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b1...that is wonderful to hear about the notes you receive. I always try to write these because as a parent, I appreciate so much what my children's ballet teachers do for them. I see these as an opportunity to express my gratitude to them in a way that I might not be able to as well verbally.


I have given little edible treats...jelly beans or chocolates or home-made cookies. I figure, everyone eats, and even if it is a treat that the teacher doesn't care for, maybe a family member would like them. This way, when they are gone they are gone and there is no question as to what to do with the gift! I agree with others, though, that it is the thought that counts. My two littlest dancers love to give their teachers a little something.

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I suspect that Miss Victoria enjoys those Starbucks drinks!


In my experience. the gifts never need to be large...the tokens are always appreciated. However, the time to begin thinking about these is in the Summer.....have supplies on hand and help your DKs make cards or some sort of gift that is handmade. We have done in the past, bookmarks, jars of pre-made mixes for soups and cookies. For those, decide on a theme, collect everything, and either put together on a weekend BEFORE Thanksgiving. Now that we are into scrapbooking, we are thinking of making sets of easy to make note cards for next year. This will be a Summer project.


As a child my DD put together shots of a production in an inexpensive dollar bin album. Years later we heard that this particular gift was fondly remembered and kept. Teachers rarely see actual photos now everything seems to go digital, and that the kids are putting them in their phones and on Facebook and such.


However, when in stress mode, we have relied on the ever-accessible and ever-appreciated gift card. $5 or $10, it doesn't matter, it is always easy to get and always appreciated.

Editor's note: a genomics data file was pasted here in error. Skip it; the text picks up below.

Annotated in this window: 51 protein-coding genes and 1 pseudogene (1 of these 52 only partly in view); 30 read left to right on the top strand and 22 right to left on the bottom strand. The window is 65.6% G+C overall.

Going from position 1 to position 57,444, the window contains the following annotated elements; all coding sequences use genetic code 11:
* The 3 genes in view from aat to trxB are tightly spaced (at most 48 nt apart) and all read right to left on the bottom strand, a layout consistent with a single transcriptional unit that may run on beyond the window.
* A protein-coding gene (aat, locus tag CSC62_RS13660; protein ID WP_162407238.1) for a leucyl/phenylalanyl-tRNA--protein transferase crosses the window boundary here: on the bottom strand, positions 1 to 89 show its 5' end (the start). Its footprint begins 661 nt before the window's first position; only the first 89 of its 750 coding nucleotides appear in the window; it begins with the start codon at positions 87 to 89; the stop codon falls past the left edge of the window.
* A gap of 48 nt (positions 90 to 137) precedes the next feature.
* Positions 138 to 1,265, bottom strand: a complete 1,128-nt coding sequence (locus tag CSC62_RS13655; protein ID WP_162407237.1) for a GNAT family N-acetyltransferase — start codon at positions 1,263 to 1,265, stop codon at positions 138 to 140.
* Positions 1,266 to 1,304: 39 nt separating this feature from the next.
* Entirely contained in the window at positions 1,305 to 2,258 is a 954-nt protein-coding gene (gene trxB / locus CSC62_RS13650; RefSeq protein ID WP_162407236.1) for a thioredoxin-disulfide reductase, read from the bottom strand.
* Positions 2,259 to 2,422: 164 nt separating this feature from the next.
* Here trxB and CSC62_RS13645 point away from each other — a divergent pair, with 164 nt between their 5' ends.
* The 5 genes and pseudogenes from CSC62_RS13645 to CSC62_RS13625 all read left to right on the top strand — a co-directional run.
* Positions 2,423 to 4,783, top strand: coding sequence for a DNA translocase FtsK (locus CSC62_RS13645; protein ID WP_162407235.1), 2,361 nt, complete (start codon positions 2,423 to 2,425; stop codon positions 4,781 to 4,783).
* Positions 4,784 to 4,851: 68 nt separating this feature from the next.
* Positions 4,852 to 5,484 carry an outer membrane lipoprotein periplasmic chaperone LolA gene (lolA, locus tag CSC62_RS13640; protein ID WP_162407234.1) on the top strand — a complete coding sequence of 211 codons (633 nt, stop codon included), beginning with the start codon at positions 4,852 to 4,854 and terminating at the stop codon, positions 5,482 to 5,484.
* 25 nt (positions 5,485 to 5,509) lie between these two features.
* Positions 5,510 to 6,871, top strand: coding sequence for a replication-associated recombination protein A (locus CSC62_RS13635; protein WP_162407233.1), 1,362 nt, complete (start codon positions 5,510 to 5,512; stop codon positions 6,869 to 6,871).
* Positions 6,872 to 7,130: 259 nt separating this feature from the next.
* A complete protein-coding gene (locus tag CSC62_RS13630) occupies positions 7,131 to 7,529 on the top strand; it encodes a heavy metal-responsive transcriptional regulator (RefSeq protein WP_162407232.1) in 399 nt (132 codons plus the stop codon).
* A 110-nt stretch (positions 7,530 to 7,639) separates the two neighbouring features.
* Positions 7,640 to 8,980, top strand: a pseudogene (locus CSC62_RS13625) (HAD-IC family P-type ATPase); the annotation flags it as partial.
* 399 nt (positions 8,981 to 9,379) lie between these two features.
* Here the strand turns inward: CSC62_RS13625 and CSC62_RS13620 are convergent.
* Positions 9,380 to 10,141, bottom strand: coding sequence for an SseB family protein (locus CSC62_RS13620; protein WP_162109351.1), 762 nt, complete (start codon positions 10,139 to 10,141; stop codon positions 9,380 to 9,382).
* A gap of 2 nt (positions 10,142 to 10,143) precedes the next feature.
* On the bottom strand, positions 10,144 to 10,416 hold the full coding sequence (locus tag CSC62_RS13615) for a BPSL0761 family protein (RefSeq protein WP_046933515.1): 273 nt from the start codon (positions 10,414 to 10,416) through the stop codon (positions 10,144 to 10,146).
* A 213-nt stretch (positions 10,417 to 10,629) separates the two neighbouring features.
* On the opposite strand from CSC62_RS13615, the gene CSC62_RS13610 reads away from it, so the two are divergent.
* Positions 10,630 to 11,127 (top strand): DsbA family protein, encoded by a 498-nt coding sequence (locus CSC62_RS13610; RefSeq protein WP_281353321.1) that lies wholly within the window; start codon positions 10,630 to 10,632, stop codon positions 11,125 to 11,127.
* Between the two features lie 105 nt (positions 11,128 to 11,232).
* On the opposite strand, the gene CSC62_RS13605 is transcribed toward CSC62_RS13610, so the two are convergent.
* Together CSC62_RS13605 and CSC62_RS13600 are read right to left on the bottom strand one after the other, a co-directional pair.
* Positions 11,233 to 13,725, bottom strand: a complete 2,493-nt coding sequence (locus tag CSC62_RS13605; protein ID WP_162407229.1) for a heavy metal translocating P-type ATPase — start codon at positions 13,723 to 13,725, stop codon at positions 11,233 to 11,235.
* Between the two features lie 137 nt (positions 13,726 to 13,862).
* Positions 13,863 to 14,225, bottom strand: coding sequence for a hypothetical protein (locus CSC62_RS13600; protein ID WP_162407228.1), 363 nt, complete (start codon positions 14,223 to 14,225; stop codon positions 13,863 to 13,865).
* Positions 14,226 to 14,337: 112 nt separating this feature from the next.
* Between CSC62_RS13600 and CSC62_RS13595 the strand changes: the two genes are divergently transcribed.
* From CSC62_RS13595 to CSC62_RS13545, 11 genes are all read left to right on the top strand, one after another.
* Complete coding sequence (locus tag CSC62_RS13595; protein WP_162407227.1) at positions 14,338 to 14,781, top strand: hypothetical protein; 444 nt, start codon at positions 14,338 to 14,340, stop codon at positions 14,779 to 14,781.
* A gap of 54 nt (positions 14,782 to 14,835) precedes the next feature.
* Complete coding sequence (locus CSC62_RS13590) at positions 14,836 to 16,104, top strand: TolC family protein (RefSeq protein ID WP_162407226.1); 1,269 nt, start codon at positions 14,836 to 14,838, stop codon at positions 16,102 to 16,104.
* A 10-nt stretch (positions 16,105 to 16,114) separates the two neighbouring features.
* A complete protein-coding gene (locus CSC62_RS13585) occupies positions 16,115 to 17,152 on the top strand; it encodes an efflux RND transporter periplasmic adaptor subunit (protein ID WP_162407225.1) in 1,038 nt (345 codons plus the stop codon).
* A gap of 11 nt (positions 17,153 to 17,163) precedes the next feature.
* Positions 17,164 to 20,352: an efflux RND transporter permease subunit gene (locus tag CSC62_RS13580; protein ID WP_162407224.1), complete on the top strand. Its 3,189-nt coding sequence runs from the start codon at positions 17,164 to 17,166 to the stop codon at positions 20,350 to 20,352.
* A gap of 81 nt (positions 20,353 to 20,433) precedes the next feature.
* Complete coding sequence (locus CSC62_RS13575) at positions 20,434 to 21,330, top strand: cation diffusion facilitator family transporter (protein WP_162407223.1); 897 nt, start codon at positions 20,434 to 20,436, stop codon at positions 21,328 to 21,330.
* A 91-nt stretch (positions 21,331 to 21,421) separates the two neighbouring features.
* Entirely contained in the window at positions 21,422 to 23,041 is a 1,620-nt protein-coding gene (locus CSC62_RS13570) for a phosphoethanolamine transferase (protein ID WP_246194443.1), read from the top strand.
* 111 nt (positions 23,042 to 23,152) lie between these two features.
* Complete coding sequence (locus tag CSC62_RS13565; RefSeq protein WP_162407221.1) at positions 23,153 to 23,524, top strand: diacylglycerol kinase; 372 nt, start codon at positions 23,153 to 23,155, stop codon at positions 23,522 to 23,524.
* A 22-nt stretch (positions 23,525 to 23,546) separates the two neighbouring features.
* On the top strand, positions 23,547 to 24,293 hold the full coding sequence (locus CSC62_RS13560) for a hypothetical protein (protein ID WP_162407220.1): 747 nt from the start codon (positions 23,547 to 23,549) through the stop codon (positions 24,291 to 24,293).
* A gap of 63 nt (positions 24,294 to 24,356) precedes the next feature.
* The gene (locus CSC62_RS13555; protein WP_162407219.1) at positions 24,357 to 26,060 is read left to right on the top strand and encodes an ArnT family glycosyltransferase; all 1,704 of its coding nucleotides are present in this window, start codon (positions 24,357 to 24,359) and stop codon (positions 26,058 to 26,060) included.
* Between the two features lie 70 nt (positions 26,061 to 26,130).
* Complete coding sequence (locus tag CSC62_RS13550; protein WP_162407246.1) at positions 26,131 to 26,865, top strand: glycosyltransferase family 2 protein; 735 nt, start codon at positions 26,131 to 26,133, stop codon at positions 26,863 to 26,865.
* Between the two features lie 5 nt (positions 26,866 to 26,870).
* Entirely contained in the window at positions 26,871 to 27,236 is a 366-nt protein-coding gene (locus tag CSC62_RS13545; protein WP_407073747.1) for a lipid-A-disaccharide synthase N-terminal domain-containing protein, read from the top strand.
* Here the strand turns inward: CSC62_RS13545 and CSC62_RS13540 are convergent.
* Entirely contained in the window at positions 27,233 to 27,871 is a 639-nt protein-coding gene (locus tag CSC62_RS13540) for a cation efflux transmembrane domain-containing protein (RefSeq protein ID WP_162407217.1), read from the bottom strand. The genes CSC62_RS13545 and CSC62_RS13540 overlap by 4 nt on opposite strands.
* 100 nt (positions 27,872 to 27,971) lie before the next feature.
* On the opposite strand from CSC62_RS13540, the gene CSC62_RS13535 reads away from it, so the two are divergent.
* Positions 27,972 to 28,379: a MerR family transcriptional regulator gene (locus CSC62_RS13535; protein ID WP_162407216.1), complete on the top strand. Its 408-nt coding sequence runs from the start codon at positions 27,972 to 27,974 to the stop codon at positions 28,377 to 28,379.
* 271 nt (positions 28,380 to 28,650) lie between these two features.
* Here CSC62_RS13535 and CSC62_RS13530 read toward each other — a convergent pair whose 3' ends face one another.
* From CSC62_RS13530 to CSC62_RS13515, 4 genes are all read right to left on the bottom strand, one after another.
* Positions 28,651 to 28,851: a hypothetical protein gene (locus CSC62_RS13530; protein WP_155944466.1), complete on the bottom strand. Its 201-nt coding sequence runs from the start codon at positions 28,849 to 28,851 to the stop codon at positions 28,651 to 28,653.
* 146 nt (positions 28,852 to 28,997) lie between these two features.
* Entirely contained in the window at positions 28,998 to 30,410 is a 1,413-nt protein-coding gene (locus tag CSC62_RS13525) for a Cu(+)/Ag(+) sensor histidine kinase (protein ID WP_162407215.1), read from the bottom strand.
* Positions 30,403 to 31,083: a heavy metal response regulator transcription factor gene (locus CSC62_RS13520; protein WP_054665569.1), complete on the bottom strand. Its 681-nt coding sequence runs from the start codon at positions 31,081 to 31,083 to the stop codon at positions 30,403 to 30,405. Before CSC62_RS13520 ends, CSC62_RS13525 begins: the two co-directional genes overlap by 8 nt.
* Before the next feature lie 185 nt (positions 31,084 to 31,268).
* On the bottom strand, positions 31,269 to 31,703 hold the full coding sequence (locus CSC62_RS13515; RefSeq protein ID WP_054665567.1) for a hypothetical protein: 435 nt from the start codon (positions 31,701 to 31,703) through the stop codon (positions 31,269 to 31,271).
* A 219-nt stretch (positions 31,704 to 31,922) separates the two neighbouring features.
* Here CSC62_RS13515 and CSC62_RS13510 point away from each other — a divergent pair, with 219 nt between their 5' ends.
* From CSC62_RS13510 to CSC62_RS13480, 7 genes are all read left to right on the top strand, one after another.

And another idea is that I have seen student class levels get together and organize a gift for each teacher.....if each student chips in a dollar or two, the gift becomes one that has substance. Quite often the students are able to figure out a fondness or hobby or a particular avocation that a teacher has, and then can acquire a gift certificate for that. Often music comes to mind...an Amazon GC so that new class music CD, or just a movie that was desired, can be purchased. If enough $ are collected, then I have seen teachers being given a lunch or dinner for two out to a favorite restaurant.


Finally, I agree that those handwritten notes are special. As a teacher in my past, these have been treasured, and bring out the best in both the giver and the recipient. Often, when kids are putting words to their memories and thoughts, the sweetest and most memorable moments are revealed. Those are easily the sweetest of all gifts.


Just do remember, that as teachers in academic settings CAN receive way too many apple-themed gifts....so can ballet teachers see far too many dance-themed gifts. Please do refrain!!

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Manicure/pedicure gift cards are nice. You can get a "regular" manicure gift card for as little as $10, or spend more for the "spa" manicure or pedicure. This works well around the holidays or at the end of the year, as the teacher is often just finishing Nut or a Spring performance and a treat is certainly in order.


And yes, we have given Starbucks cards as well. :sweating: